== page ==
Rod Rosenstein, the deputy attorney general whose appointment of special counsel Robert Mueller roiled the Trump administration for two years, has submitted his resignation to President Donald Trump.
Rosenstein's resignation is effective May 11. He said in a speech last week that he would leave his Justice Department post in May but did not reveal a specific date then.
Rosenstein's announcement comes two weeks after the release to Congress and the public of a redacted version of Mueller's final report by Attorney General William Barr.
His resignation letter to Trump made pointed mention of the Justice Department's responsibility to "avoid partisanship" and to uphold the "supremacy of the law."
"We enforce the law without fear or favor because credible evidence is not partisan, and truth is not determined by opinion polls," Rosenstein wrote. "We keep the faith, we follow the rules and we always put America first."
The letter did not mention Mueller by name or make specific mention of the findings in the report.
But several parts of the letter seemed to be refer to the special counsel's investigation and to his final report.
That report found no evidence that Trump's presidential campaign coordinated with Russians who were trying to influence the American electorate to support Trump's bid for the White House in 2016.
Mueller's report did not accuse Trump of obstructing justice by trying to interfere with the probe of Russian interference, but did say, "The President's efforts to influence the investigation were mostly unsuccessful, but that is largely because the persons who surrounded the President declined to carry out orders or accede to his requests."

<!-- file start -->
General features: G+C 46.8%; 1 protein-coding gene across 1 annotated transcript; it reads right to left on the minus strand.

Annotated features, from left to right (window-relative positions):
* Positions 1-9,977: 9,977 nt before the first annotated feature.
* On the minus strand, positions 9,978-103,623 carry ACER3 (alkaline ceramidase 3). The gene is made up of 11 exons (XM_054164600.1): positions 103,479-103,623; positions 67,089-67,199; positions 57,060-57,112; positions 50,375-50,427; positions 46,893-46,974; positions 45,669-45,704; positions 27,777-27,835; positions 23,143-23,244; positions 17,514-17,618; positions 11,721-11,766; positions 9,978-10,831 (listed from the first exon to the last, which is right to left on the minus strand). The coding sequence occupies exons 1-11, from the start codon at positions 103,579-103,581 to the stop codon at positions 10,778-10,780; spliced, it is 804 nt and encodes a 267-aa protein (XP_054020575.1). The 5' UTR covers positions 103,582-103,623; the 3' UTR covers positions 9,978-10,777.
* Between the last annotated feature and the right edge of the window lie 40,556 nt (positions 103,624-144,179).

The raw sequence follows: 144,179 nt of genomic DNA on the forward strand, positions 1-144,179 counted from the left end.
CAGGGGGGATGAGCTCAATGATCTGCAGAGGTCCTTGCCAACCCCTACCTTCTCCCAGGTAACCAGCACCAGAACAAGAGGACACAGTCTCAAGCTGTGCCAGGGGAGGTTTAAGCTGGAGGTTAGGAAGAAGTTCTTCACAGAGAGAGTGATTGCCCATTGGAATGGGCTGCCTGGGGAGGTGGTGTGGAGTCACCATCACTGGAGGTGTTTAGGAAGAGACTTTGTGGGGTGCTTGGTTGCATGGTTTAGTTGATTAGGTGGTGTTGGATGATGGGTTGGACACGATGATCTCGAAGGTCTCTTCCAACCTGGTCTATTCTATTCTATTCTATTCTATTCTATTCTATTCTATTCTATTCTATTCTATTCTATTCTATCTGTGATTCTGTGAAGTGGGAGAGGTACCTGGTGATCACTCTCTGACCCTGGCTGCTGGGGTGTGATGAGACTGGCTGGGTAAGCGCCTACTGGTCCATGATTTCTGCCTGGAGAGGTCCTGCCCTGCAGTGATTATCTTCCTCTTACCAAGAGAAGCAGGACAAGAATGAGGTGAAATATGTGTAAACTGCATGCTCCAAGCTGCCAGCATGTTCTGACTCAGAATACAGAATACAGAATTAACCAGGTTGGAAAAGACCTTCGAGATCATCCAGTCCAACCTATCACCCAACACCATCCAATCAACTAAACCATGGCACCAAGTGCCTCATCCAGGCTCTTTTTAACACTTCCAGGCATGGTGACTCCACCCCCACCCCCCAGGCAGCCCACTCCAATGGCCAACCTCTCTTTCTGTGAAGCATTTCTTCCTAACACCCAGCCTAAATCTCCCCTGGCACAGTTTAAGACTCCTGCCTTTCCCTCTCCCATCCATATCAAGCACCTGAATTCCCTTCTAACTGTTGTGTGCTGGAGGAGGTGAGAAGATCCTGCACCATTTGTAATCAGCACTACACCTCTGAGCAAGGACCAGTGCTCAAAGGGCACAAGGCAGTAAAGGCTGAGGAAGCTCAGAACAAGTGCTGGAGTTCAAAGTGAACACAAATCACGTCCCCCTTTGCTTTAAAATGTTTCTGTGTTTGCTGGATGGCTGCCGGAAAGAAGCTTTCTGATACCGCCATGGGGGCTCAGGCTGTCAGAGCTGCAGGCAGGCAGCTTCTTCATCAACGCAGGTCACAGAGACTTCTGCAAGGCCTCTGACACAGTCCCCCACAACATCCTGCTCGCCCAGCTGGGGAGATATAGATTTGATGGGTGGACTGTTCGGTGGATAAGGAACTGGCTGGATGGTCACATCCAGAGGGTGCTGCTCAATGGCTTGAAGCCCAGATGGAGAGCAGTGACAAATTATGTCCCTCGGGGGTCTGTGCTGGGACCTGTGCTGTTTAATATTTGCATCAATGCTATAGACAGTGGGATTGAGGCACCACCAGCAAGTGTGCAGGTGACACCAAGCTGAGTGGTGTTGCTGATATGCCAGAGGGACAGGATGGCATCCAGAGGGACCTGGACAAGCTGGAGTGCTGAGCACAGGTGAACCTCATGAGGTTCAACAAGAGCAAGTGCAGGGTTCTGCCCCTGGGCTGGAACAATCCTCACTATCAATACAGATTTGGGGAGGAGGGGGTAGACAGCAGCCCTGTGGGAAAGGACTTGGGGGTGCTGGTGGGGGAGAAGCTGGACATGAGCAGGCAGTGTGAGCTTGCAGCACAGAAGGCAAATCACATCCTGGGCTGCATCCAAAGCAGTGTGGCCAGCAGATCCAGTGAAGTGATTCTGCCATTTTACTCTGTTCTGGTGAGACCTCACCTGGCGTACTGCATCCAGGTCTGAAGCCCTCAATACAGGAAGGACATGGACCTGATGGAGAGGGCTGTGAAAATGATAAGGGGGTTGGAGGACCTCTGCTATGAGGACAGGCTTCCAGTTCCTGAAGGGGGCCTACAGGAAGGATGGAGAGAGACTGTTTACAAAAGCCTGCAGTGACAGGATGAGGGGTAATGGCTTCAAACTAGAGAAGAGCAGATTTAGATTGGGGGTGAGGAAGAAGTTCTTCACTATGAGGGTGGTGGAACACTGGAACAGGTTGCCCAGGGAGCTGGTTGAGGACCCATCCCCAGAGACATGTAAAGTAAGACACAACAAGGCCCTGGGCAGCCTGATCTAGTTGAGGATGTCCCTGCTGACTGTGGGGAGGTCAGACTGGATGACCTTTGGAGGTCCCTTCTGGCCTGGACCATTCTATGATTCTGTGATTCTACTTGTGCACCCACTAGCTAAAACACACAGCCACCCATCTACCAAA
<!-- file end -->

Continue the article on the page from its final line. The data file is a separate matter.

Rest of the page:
Trump has long been infuriated by Mueller's investigation, which he has repeatedly called a "witch hunt."
Trump blamed his first attorney general, Jeff Sessions, for setting Mueller's appointment as special counsel in motion by recusing himself from oversight of investigations into election meddling by Russia and the question of possible collusion by the Trump campaign. Sessions was fired in November.
Rosenstein was responsible for the decision to appoint Mueller as a result of Sessions' recusal.
In his resignation letter, Rosenstein wrote, "Our nation is safer, our elections are more secure, and our citizens are better informed about covert foreign influence efforts and schemes to commit fraud, steal intellectual property, and launch cyberattacks."
The letter also said that the Justice Department has "made rapid progress in achieving the Administration's law enforcement priorities — reducing violent crime, curtailing opioid abuse, protecting consumers, improving immigration enforcement, and building confidence in the police — while preserving national security and strengthening federal efforts in other areas."
Barr, in a statement, said, "Rod Rosenstein has served the Department of Justice with dedication and distinction for nearly thirty years as a prosecutor, Deputy Assistant Attorney General, U.S. Attorney, and as Deputy Attorney General."
"His devotion to the Department and its professionals is unparalleled. Over the course of his distinguished government career, he has navigated many challenging situations with strength, grace, and good humor," Barr said. "Rod has been an invaluable partner to me during my return to the Department, and I have relied heavily on his leadership and judgment over the past several months."
"I have appreciated the opportunity to work closely with him, and I wish him well in his future endeavors. The Department and I will miss him."
Read Rod Rosenstein's resignation letter: